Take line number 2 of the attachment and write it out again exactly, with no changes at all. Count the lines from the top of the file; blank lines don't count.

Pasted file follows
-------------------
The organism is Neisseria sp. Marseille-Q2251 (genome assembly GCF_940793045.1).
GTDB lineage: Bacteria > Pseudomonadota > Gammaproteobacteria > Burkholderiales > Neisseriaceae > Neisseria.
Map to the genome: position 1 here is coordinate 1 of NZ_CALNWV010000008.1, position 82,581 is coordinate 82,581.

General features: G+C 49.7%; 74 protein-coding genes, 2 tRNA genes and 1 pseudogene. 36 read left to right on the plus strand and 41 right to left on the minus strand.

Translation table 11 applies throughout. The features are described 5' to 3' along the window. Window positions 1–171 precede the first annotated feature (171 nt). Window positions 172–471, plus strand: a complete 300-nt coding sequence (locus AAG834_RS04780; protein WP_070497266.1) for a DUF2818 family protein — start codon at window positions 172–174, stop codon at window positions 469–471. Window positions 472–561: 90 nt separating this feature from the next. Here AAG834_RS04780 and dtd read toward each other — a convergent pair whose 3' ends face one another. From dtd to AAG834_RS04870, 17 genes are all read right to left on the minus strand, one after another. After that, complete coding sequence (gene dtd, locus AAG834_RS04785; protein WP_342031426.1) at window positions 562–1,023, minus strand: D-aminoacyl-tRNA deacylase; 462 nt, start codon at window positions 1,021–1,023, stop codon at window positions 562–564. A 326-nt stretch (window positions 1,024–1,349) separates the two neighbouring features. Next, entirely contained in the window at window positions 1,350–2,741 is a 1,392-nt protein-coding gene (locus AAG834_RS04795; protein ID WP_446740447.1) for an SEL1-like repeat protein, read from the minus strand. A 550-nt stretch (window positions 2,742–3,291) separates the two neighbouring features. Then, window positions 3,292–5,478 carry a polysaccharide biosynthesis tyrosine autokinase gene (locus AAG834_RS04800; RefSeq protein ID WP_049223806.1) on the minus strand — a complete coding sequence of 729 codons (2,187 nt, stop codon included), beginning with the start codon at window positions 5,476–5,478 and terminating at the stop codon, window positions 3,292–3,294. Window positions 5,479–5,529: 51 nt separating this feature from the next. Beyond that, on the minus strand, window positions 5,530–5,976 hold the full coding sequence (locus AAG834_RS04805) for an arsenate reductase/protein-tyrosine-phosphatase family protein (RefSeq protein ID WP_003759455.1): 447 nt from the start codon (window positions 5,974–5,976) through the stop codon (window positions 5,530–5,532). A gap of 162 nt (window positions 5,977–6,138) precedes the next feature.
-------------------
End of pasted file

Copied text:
GTDB lineage: Bacteria > Pseudomonadota > Gammaproteobacteria > Burkholderiales > Neisseriaceae > Neisseria.